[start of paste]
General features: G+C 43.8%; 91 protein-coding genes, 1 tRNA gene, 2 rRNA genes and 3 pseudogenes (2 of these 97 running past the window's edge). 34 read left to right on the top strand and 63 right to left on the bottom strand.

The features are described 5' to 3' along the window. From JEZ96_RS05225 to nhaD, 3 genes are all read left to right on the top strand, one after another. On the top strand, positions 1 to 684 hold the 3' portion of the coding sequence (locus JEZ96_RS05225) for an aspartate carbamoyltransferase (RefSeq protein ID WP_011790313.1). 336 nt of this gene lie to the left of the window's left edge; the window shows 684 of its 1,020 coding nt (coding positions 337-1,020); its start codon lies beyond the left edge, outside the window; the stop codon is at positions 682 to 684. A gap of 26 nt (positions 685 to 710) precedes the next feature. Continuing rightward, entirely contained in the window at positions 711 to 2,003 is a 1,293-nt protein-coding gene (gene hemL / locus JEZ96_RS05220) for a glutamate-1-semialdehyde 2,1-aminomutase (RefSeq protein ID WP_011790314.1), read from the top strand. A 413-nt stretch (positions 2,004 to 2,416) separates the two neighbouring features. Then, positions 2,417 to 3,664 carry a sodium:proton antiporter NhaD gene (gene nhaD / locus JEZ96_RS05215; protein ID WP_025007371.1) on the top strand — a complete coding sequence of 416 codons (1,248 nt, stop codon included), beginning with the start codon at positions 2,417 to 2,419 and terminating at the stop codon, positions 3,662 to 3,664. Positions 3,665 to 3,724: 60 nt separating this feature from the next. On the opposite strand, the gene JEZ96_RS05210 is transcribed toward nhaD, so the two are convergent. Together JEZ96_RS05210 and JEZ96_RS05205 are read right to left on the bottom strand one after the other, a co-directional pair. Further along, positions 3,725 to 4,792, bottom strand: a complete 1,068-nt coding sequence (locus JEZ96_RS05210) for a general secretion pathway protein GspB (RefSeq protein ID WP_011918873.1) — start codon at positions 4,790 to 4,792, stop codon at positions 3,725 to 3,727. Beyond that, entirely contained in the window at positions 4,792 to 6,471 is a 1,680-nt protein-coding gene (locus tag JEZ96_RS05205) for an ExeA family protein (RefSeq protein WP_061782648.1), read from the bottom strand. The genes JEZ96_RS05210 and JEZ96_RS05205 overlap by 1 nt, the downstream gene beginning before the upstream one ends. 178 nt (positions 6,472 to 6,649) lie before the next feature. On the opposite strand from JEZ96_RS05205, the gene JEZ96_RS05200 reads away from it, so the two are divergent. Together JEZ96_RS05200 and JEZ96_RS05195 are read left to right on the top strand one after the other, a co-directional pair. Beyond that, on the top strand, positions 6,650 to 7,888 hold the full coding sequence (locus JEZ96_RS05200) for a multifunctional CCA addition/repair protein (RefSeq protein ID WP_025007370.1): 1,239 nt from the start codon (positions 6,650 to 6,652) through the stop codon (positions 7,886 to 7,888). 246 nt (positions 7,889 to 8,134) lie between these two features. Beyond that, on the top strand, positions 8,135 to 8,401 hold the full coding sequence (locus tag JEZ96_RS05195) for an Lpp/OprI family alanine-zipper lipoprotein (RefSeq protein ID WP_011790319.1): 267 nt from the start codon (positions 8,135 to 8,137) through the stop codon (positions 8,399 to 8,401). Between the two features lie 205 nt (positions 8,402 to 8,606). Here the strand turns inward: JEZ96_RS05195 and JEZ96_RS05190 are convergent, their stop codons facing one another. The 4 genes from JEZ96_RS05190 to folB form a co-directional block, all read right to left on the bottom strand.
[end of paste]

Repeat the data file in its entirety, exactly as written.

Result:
General features: G+C 43.8%; 91 protein-coding genes, 1 tRNA gene, 2 rRNA genes and 3 pseudogenes (2 of these 97 running past the window's edge). 34 read left to right on the top strand and 63 right to left on the bottom strand.

The features are described 5' to 3' along the window. From JEZ96_RS05225 to nhaD, 3 genes are all read left to right on the top strand, one after another. On the top strand, positions 1 to 684 hold the 3' portion of the coding sequence (locus JEZ96_RS05225) for an aspartate carbamoyltransferase (RefSeq protein ID WP_011790313.1). 336 nt of this gene lie to the left of the window's left edge; the window shows 684 of its 1,020 coding nt (coding positions 337-1,020); its start codon lies beyond the left edge, outside the window; the stop codon is at positions 682 to 684. A gap of 26 nt (positions 685 to 710) precedes the next feature. Continuing rightward, entirely contained in the window at positions 711 to 2,003 is a 1,293-nt protein-coding gene (gene hemL / locus JEZ96_RS05220) for a glutamate-1-semialdehyde 2,1-aminomutase (RefSeq protein ID WP_011790314.1), read from the top strand. A 413-nt stretch (positions 2,004 to 2,416) separates the two neighbouring features. Then, positions 2,417 to 3,664 carry a sodium:proton antiporter NhaD gene (gene nhaD / locus JEZ96_RS05215; protein ID WP_025007371.1) on the top strand — a complete coding sequence of 416 codons (1,248 nt, stop codon included), beginning with the start codon at positions 2,417 to 2,419 and terminating at the stop codon, positions 3,662 to 3,664. Positions 3,665 to 3,724: 60 nt separating this feature from the next. On the opposite strand, the gene JEZ96_RS05210 is transcribed toward nhaD, so the two are convergent. Together JEZ96_RS05210 and JEZ96_RS05205 are read right to left on the bottom strand one after the other, a co-directional pair. Further along, positions 3,725 to 4,792, bottom strand: a complete 1,068-nt coding sequence (locus JEZ96_RS05210) for a general secretion pathway protein GspB (RefSeq protein ID WP_011918873.1) — start codon at positions 4,790 to 4,792, stop codon at positions 3,725 to 3,727. Beyond that, entirely contained in the window at positions 4,792 to 6,471 is a 1,680-nt protein-coding gene (locus tag JEZ96_RS05205) for an ExeA family protein (RefSeq protein WP_061782648.1), read from the bottom strand. The genes JEZ96_RS05210 and JEZ96_RS05205 overlap by 1 nt, the downstream gene beginning before the upstream one ends. 178 nt (positions 6,472 to 6,649) lie before the next feature. On the opposite strand from JEZ96_RS05205, the gene JEZ96_RS05200 reads away from it, so the two are divergent. Together JEZ96_RS05200 and JEZ96_RS05195 are read left to right on the top strand one after the other, a co-directional pair. Beyond that, on the top strand, positions 6,650 to 7,888 hold the full coding sequence (locus JEZ96_RS05200) for a multifunctional CCA addition/repair protein (RefSeq protein ID WP_025007370.1): 1,239 nt from the start codon (positions 6,650 to 6,652) through the stop codon (positions 7,886 to 7,888). 246 nt (positions 7,889 to 8,134) lie between these two features. Beyond that, on the top strand, positions 8,135 to 8,401 hold the full coding sequence (locus tag JEZ96_RS05195) for an Lpp/OprI family alanine-zipper lipoprotein (RefSeq protein ID WP_011790319.1): 267 nt from the start codon (positions 8,135 to 8,137) through the stop codon (positions 8,399 to 8,401). Between the two features lie 205 nt (positions 8,402 to 8,606). Here the strand turns inward: JEZ96_RS05195 and JEZ96_RS05190 are convergent, their stop codons facing one another. The 4 genes from JEZ96_RS05190 to folB form a co-directional block, all read right to left on the bottom strand.